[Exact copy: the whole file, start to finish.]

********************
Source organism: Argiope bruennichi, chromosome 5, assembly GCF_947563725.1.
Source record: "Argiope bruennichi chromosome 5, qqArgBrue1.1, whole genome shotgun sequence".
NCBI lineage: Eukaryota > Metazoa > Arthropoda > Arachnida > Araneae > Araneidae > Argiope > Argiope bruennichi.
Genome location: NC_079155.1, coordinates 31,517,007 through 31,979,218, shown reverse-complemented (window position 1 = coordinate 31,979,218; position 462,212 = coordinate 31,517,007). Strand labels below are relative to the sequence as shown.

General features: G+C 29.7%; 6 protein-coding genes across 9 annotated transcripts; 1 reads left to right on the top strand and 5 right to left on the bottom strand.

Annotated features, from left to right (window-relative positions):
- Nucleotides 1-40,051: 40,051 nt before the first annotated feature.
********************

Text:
Source organism: Argiope bruennichi, chromosome 5, assembly GCF_947563725.1.
Source record: "Argiope bruennichi chromosome 5, qqArgBrue1.1, whole genome shotgun sequence".
NCBI lineage: Eukaryota > Metazoa > Arthropoda > Arachnida > Araneae > Araneidae > Argiope > Argiope bruennichi.
Genome location: NC_079155.1, coordinates 31,517,007 through 31,979,218, shown reverse-complemented (window position 1 = coordinate 31,979,218; position 462,212 = coordinate 31,517,007). Strand labels below are relative to the sequence as shown.

General features: G+C 29.7%; 6 protein-coding genes across 9 annotated transcripts; 1 reads left to right on the top strand and 5 right to left on the bottom strand.

Annotated features, from left to right (window-relative positions):
- Nucleotides 1-40,051: 40,051 nt before the first annotated feature.